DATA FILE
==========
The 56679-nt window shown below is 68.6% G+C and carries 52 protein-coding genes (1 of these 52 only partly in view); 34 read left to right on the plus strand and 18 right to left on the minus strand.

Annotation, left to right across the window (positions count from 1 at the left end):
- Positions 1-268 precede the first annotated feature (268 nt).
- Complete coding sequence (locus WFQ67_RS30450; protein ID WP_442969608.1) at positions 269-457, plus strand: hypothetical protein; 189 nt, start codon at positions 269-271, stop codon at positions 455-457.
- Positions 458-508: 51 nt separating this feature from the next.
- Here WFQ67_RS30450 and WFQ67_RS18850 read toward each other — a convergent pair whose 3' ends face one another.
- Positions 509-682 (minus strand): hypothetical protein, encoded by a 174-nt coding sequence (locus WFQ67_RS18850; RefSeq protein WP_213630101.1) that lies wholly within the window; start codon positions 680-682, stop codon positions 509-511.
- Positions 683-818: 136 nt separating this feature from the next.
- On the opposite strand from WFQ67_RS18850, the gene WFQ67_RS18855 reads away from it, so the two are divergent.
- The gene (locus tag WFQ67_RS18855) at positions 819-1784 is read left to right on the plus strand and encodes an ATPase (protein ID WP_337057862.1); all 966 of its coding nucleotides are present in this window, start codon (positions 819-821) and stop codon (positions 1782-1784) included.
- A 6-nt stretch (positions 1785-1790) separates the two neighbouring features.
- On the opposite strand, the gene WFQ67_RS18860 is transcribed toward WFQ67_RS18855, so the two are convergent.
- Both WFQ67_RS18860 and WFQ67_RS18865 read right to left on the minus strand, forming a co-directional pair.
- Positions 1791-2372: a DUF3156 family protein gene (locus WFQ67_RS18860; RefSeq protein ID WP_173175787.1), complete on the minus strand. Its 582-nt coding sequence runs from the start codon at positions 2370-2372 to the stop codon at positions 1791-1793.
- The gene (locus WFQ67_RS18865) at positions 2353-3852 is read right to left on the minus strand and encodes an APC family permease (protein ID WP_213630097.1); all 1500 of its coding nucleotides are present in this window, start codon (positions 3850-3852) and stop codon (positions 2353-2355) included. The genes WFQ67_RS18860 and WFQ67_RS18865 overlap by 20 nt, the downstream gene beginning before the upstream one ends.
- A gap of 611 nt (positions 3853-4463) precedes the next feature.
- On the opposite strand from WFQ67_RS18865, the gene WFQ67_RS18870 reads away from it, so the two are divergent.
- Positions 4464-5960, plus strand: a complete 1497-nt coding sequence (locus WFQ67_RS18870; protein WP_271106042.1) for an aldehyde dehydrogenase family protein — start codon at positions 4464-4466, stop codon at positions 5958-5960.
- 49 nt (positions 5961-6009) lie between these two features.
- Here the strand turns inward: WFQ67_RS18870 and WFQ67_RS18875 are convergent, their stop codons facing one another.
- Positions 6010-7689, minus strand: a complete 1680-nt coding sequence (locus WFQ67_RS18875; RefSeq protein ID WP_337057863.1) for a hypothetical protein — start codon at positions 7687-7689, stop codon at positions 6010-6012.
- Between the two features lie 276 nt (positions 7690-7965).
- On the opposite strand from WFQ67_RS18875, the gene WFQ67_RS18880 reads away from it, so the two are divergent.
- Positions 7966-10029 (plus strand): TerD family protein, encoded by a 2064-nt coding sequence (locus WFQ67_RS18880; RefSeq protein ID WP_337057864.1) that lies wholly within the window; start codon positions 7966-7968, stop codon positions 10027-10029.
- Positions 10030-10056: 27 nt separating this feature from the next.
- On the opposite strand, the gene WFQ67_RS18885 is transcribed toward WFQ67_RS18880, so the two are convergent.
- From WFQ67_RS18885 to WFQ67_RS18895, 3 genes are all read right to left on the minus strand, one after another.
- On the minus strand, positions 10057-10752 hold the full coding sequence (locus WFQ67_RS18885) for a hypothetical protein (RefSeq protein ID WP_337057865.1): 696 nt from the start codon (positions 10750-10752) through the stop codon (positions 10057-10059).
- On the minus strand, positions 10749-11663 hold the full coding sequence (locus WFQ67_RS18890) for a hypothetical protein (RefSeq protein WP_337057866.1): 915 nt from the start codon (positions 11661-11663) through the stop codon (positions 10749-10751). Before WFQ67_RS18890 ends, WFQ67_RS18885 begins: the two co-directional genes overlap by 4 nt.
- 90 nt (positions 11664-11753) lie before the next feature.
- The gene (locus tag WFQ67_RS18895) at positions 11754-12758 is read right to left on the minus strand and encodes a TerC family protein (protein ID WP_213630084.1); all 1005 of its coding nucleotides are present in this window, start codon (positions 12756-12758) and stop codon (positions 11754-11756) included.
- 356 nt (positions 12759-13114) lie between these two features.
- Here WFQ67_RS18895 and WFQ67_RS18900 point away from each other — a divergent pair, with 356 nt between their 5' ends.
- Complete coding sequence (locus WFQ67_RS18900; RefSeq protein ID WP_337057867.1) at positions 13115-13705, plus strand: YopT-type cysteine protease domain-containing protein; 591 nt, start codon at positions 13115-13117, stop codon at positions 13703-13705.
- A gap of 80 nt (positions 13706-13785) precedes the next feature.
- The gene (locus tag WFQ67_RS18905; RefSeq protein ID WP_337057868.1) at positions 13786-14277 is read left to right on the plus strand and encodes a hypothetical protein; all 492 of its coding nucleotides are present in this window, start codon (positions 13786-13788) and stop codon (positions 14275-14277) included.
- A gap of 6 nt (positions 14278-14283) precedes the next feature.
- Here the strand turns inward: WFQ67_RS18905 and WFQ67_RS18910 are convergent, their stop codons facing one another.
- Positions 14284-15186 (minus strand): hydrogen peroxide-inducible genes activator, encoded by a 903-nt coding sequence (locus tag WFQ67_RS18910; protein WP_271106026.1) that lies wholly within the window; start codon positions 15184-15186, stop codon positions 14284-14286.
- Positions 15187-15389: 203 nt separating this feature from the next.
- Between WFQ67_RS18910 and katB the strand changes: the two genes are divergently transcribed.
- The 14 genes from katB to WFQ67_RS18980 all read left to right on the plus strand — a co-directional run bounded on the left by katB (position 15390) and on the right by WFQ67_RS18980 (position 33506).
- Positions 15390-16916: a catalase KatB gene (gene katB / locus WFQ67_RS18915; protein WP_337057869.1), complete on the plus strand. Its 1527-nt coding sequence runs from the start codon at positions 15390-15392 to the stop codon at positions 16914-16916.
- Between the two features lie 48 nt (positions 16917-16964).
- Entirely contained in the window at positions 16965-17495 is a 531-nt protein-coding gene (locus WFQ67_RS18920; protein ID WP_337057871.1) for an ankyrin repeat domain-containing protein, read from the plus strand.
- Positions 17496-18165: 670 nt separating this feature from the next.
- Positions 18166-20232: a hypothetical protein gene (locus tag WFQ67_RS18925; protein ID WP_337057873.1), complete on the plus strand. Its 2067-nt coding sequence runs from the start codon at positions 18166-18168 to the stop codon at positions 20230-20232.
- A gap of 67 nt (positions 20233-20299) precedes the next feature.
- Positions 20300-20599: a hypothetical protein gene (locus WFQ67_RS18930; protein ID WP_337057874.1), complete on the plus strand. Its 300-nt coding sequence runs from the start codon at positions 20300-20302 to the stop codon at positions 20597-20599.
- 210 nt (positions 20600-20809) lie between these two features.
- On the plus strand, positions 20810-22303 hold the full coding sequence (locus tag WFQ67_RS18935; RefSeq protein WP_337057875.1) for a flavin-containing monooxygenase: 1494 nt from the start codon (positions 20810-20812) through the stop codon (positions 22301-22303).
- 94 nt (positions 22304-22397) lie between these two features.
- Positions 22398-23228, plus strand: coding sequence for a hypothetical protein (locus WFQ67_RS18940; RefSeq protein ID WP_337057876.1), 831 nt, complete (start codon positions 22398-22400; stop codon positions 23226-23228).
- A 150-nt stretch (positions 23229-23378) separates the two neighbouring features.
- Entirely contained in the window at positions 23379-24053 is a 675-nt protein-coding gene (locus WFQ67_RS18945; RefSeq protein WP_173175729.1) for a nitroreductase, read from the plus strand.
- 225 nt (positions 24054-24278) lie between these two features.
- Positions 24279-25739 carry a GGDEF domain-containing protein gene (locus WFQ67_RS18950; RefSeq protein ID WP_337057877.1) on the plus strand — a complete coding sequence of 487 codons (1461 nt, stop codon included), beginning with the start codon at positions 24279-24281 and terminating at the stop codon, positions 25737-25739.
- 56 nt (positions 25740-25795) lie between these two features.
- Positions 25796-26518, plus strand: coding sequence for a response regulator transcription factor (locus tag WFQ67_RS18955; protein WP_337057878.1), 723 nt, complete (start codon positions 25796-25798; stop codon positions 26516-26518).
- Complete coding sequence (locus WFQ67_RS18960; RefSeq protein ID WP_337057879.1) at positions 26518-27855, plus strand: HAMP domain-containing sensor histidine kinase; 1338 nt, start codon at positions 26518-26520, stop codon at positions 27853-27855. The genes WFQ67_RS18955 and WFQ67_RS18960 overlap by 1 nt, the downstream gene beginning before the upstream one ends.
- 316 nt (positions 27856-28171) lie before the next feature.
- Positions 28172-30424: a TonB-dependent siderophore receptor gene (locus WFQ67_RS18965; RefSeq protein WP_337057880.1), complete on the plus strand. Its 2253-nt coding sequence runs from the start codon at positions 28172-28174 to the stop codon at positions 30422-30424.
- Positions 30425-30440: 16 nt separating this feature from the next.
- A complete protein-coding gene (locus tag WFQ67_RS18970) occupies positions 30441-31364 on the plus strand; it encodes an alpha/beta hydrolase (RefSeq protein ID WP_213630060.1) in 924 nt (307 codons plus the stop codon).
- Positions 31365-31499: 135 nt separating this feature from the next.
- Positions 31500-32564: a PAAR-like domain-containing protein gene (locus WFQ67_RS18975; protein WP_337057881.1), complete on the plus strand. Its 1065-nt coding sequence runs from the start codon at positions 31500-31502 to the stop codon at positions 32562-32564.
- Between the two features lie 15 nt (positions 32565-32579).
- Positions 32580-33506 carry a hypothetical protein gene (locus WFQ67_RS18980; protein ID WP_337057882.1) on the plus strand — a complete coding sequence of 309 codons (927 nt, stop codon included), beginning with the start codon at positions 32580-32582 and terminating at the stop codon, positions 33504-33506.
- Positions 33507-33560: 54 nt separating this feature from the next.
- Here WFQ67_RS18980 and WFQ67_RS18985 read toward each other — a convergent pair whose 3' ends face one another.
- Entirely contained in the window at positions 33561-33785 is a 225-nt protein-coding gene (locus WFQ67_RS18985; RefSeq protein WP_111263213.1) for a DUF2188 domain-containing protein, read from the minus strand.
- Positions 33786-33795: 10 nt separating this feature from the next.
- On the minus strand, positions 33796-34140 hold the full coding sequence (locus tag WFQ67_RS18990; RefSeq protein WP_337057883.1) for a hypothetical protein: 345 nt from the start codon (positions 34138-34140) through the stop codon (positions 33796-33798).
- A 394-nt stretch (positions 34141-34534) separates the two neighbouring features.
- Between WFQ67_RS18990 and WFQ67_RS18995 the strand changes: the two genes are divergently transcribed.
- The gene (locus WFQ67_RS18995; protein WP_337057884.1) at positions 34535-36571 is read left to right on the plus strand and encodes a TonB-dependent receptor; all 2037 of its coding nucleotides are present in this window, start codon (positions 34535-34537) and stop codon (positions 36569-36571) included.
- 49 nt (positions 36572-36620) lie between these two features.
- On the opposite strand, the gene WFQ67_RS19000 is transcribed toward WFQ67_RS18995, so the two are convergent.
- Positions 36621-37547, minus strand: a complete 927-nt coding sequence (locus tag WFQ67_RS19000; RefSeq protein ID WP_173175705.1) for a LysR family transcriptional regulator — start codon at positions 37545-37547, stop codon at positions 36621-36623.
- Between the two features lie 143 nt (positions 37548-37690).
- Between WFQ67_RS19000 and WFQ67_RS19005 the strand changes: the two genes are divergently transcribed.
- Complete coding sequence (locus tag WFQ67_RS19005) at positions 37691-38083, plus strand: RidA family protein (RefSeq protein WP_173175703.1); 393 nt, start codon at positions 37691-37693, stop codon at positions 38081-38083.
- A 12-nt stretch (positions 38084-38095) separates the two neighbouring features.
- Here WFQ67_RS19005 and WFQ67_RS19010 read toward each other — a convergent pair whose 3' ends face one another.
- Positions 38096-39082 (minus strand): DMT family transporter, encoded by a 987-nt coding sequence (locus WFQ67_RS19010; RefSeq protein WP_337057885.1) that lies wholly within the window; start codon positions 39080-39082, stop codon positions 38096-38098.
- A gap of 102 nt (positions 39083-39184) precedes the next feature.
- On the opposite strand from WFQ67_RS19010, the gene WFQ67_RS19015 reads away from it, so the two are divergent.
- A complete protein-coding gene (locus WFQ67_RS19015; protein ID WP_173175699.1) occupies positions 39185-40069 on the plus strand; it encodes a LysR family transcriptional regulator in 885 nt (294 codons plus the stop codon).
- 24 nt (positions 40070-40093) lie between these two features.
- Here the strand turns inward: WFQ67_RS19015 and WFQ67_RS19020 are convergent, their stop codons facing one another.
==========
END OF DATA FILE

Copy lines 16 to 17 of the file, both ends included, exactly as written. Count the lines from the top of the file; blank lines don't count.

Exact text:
- A gap of 611 nt (positions 3853-4463) precedes the next feature.
- On the opposite strand from WFQ67_RS18865, the gene WFQ67_RS18870 reads away from it, so the two are divergent.